Starring: Joel Kinnaman, Gary Oldman, Michael Keaton, Abbie Cornish, Jackie Earle Haley, Michael Kenneth Williams, Jennifer Ehle, Jay Baruchel, Marianne Jean-Baptiste, Samuel L. Jackson, Aimee Garcia, Douglas Urbanski, John Paul Ruttan, Patrick Garrow
In 2028, robots help maintain warfare under the leadership of OmniCorp who are pushing to market themselves for a takeover of local law enforcements, as long as the candidates mental stability is able to handle it. Enter Alex Murphy (Kinnaman), whose been injured in an explosion arranged by a crime boss seeking revenge.
Typical scenario sees a highly acclaimed foreign director (Brazilian Padilha won the Golden Bear at the Berlin International Film Festival for the 2008 film Elite Squad) taken to America and signed on to remake a film that (1) isn't even that old and (2) has anything wrong with it that it needs to be remade. Whatever relevance its themes hold in todays society gets lost in logistics.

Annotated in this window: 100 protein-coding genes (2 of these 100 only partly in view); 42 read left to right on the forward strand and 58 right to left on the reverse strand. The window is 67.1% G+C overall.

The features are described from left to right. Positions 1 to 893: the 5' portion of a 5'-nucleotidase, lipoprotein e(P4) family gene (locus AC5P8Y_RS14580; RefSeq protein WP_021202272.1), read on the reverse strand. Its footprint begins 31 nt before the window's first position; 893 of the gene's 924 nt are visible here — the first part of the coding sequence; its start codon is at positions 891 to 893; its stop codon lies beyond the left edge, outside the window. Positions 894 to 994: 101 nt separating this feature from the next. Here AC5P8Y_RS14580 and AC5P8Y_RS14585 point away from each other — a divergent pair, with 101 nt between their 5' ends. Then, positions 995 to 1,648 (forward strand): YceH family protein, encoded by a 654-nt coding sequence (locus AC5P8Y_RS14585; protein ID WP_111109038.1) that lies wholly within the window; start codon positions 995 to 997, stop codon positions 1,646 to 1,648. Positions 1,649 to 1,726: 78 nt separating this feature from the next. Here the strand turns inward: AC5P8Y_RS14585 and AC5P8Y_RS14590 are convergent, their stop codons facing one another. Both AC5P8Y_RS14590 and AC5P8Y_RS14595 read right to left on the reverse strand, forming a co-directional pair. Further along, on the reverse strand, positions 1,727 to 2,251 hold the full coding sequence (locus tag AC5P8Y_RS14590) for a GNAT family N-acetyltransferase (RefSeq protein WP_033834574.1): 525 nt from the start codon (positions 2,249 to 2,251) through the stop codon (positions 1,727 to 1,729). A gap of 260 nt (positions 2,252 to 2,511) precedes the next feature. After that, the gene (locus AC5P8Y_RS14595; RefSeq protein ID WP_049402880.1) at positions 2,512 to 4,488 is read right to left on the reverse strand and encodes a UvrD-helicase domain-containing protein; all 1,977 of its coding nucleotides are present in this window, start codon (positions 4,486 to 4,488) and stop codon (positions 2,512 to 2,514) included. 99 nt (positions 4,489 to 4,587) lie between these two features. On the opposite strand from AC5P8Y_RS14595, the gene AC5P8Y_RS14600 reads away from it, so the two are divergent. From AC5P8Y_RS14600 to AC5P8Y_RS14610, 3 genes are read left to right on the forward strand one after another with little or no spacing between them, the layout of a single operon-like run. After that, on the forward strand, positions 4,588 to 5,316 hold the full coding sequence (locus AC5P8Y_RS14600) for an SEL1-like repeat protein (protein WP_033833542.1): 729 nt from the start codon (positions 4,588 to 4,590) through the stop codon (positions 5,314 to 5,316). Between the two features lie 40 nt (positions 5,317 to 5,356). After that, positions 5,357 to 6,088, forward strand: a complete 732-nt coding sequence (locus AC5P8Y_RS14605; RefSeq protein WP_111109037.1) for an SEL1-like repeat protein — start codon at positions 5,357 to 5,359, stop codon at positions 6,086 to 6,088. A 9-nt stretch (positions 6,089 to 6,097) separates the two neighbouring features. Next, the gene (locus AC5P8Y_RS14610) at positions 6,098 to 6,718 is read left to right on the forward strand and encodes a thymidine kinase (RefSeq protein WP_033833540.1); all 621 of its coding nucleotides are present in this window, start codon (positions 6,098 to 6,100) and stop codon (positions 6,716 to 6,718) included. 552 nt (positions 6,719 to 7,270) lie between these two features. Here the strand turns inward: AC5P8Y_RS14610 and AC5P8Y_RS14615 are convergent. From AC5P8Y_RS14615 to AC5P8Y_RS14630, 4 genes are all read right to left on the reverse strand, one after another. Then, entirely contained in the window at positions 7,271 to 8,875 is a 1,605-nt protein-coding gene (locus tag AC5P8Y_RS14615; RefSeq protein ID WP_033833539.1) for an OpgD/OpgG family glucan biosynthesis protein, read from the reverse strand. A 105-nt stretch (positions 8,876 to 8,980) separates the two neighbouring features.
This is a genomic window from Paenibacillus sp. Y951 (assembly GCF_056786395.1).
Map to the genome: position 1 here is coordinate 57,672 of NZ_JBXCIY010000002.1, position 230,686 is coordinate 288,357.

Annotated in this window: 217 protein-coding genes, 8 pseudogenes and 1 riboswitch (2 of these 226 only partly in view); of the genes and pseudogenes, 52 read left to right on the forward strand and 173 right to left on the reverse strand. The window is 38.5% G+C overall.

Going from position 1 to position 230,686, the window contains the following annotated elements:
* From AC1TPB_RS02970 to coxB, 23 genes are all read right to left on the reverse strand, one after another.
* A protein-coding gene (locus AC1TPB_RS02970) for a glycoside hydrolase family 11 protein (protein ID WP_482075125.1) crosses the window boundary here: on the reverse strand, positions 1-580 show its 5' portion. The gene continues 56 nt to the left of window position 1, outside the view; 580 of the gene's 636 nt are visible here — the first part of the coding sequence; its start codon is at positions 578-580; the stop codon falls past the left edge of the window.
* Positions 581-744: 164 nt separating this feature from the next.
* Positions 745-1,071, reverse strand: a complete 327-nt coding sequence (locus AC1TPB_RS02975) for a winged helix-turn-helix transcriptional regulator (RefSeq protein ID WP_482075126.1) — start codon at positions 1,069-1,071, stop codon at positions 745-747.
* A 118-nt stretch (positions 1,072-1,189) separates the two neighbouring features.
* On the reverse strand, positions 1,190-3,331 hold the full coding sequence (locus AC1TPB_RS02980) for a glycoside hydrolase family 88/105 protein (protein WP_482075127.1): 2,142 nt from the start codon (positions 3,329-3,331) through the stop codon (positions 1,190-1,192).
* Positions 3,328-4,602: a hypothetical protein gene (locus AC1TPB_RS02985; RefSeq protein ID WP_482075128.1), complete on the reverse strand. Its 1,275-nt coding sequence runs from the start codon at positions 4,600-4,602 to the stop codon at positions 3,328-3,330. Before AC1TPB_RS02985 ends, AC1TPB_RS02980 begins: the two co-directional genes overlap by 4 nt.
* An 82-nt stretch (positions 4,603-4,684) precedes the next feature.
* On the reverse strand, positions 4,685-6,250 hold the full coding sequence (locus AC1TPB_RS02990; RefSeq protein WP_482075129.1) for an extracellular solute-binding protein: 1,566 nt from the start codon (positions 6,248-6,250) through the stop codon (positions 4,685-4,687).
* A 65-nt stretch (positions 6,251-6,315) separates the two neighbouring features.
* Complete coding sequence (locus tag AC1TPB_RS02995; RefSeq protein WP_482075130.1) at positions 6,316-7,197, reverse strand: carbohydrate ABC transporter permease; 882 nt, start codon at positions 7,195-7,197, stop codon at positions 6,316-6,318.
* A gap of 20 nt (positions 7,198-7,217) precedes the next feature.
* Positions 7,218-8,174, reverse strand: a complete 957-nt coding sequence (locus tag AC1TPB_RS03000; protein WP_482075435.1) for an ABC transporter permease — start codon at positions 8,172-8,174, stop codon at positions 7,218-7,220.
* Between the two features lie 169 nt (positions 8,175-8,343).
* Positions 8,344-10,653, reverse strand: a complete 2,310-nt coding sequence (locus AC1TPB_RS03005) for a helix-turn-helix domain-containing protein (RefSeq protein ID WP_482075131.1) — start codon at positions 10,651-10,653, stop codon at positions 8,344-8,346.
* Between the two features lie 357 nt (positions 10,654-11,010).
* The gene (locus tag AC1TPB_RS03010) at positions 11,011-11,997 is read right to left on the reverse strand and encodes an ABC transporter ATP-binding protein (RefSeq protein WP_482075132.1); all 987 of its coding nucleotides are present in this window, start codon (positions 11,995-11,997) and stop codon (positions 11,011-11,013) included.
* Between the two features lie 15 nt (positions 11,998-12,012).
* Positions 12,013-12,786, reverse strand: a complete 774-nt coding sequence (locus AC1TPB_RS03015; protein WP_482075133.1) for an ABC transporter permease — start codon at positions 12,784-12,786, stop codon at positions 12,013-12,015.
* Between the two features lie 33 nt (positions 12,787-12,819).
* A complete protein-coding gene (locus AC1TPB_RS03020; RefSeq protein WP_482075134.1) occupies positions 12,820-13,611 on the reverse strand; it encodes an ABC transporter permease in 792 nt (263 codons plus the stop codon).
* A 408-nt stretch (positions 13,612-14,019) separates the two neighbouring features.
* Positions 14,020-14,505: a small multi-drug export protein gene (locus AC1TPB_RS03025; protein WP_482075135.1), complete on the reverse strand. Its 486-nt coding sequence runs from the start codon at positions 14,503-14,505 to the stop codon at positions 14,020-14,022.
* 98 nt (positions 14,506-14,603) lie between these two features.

The only reason for this film is to make dollars and you would think that after the massive success rate of these futuristic films - invigorated by District 9 - they might have spent some time developing a better story and using the special effects to their advantage. Instead, we have a leading character, and actor, that aren't particularly likeable in a scenario that makes itself up as it goes along, and in the meantime doesn't inform us of anything interesting.
If we're being really honest, the film isn't offensive or really that violent in terms of the modern gorefest, which is interesting since the original and director Paul Verhoeven's other films (Total Recall, Starship Troopers) are quite jokingly violent. Oldman certainly tries his hardest and Jackson is terrific, but everything else just drones along. Despite being a box office success, I can't see a sequel in its sights.